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[Congressional Record: January 22, 2001 (Senate)]
[Page S356-S406]
From the Congressional Record Online via GPO Access [wais.access.gpo.gov]
[DOCID:cr22ja01-33]                         
 
[[pp. S356-S406]] STATEMENTS ON INTRODUCED BILLS AND JOINT RESOLUTIONS

[[Page S356]]
                                 

      By Mr. Gramm (for himself, Mrs. Hutchison, Mr. Bingaman, Mr. 
        Domenici, Mr. Kyl, Mr. McCain, and Mrs.  Boxer):
  S. 92. A bill to authorize appropriations for the United States 
Customs Service for fiscal years 2002 and 2003, and for other purposes; 
to the Committee on Finance.

                       PROTECTION OF U.S. BORDERS

  Mr. GRAMM. Mr. President, on behalf of Senators Hutchison, Bingaman, 
Domenici, Kyl, McCain, and Boxer, I am introducing legislation today 
which will authorize the United States Customs Service to acquire the 
necessary personnel and technology to reduce delays at our border 
crossings with Mexico and Canada to no more than 20 minutes, while 
strengthening our commitment to interdict illegal narcotics and other 
contraband.
  This bill represents the progress that we made in this regard in the 
last Congress, and it builds on efforts that we first initiated in the 
105th Congress. This legislation passed the Senate unanimously on 
August 5, 1999, and a similar bill passed the House of Representatives 
on May 25, 1999, by a vote of 410-2. In addition to the resources 
dedicated to our nation's land borders, this bill also incorporates the 
efforts of Senators Grassley and Graham in adding resources for 
interdiction efforts in the air and along our coastline, provisions 
that were passed by the Senate in last year's bill.
  I am very concerned about the impact of narcotics trafficking on 
Texas and the nation and have worked closely with federal and state law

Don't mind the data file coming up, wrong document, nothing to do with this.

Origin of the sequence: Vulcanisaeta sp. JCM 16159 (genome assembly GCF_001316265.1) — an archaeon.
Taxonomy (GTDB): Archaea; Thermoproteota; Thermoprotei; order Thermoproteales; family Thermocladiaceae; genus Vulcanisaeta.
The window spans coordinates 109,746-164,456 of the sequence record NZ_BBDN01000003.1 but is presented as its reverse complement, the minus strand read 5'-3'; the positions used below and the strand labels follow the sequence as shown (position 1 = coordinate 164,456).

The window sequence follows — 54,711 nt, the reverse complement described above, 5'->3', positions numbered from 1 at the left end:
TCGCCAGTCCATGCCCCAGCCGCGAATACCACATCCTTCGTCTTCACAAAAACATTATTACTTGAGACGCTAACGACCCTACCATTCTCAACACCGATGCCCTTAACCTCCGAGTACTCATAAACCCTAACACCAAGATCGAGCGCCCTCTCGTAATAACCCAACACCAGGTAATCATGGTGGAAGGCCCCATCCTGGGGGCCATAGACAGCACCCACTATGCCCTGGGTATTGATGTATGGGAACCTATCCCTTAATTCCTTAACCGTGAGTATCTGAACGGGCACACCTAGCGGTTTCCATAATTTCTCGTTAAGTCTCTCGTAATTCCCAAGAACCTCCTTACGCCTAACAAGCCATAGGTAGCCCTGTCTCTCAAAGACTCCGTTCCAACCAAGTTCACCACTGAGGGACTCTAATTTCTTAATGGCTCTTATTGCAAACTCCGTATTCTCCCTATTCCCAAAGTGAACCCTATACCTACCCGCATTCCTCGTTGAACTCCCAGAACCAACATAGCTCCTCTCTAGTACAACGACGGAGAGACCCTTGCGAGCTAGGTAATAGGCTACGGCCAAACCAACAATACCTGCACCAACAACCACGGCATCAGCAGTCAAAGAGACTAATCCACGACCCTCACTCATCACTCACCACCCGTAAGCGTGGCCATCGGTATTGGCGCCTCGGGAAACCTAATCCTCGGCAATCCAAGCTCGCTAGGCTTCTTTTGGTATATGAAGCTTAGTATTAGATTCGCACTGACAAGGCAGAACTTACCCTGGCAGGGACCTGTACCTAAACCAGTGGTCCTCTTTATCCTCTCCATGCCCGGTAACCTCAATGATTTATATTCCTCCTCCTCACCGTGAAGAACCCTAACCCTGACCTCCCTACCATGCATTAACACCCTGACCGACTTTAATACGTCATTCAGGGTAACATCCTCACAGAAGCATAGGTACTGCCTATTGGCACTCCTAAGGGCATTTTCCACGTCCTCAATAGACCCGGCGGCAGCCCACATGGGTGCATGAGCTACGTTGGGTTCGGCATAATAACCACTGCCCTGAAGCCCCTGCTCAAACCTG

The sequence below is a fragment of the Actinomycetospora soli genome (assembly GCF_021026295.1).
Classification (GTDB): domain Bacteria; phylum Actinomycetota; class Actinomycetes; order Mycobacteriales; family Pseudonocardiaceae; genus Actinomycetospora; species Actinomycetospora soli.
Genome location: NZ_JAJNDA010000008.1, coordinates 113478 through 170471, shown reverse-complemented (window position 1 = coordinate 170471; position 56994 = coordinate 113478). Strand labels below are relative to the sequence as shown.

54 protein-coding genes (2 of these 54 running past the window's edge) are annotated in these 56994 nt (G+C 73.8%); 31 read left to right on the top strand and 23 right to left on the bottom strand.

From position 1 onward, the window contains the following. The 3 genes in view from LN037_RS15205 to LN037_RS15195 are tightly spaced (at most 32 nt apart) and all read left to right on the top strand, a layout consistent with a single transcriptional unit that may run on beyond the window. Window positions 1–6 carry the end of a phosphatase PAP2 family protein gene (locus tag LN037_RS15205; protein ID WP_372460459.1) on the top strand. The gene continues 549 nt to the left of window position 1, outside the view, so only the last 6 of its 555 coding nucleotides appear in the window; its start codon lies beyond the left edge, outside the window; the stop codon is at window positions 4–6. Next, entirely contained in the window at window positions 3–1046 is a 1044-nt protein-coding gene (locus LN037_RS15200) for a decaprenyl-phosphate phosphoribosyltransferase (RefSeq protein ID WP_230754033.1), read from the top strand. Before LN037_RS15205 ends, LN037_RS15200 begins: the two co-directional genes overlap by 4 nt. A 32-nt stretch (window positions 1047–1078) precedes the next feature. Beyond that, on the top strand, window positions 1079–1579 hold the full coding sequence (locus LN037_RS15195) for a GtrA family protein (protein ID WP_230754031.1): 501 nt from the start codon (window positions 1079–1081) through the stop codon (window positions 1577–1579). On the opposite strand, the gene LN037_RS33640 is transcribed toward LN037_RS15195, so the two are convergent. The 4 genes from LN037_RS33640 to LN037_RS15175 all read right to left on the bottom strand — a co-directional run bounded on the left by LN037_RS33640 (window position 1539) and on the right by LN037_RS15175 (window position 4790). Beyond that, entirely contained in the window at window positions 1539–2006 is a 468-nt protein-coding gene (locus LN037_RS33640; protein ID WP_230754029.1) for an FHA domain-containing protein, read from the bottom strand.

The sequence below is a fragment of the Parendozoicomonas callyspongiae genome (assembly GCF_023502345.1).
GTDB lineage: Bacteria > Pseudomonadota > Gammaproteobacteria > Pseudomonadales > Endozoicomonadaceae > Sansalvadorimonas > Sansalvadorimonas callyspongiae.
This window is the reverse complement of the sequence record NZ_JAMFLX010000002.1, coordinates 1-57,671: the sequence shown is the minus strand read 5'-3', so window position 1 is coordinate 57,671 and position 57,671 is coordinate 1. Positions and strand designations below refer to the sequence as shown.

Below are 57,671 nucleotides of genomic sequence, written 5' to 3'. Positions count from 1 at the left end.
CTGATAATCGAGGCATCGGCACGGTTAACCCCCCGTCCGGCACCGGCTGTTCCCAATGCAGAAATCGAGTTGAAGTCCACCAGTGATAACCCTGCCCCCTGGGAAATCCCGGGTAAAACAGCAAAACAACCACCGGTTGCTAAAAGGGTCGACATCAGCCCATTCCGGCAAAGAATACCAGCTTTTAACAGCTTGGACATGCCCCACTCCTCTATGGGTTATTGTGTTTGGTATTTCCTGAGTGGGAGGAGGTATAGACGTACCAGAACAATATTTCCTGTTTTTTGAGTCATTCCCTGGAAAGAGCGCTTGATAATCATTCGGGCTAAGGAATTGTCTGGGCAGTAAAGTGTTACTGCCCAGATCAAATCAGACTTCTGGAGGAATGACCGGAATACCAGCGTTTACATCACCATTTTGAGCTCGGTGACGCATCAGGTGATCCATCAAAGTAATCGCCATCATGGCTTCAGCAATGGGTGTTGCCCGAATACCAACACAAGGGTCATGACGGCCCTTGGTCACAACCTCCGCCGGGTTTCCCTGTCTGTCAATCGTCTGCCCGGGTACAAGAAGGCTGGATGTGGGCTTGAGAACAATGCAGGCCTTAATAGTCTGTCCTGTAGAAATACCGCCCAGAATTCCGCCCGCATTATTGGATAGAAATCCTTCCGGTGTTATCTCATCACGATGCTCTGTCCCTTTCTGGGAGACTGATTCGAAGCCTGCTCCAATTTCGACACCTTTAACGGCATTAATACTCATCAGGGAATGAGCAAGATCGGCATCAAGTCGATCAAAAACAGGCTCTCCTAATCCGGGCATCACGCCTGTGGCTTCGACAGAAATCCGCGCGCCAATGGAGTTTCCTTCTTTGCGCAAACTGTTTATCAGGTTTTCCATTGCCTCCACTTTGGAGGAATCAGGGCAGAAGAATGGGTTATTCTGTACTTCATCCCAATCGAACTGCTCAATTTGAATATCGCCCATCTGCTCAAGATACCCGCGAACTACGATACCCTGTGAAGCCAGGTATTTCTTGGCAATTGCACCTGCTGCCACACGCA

enforcement officials to identify and secure the necessary resources to 
battle the onslaught of illegal drugs. At the same time, however, our 
current enforcement strategy is burdened by insufficient staffing, a 
gross underuse of vital interdiction technology, and is effectively 
closing the door to legitimate trade.
  At a time when NAFTA and the expanding world marketplace are making 
it possible for us to create more commerce, freedom and opportunity for 
people on both sides of the border, it is important that we eliminate 
the border crossing delays that are stifling these goals. In order for 
all Americans to fully enjoy the benefits of growing trade with Mexico 
and Canada, we must ensure that the Customs Service has the resources 
necessary to accomplish its mission. Customs inspections should not be 
obstacles to legitimate trade and commerce. Customs staffing needs to 
be increased significantly to facilitate the flow of substantially 
increased traffic on both the Southwestern and Northern borders, and 
these additional personnel need the modern technology that will allow 
them to inspect more cargo, more efficiently. The practical effect of 
these increases will be to open all the existing primary inspection 
lanes where congestion is a problem during peak hours and to enhance 
investigative capabilities on the Southwest border.
  Long traffic lines at our international crossings are 
counterproductive to improving our trade relationship with Mexico and 
Canada. This bill is designed to shorten those lines and promote 
legitimate commerce, while providing the customs Service with the means 
necessary to tackle the drug trafficking operations that are now 
rampant along the 1,200-mile border that my State shares with Mexico. I 
will be speaking further to my colleagues about this initiative and 
urge their support for this bill.
                                 
			   


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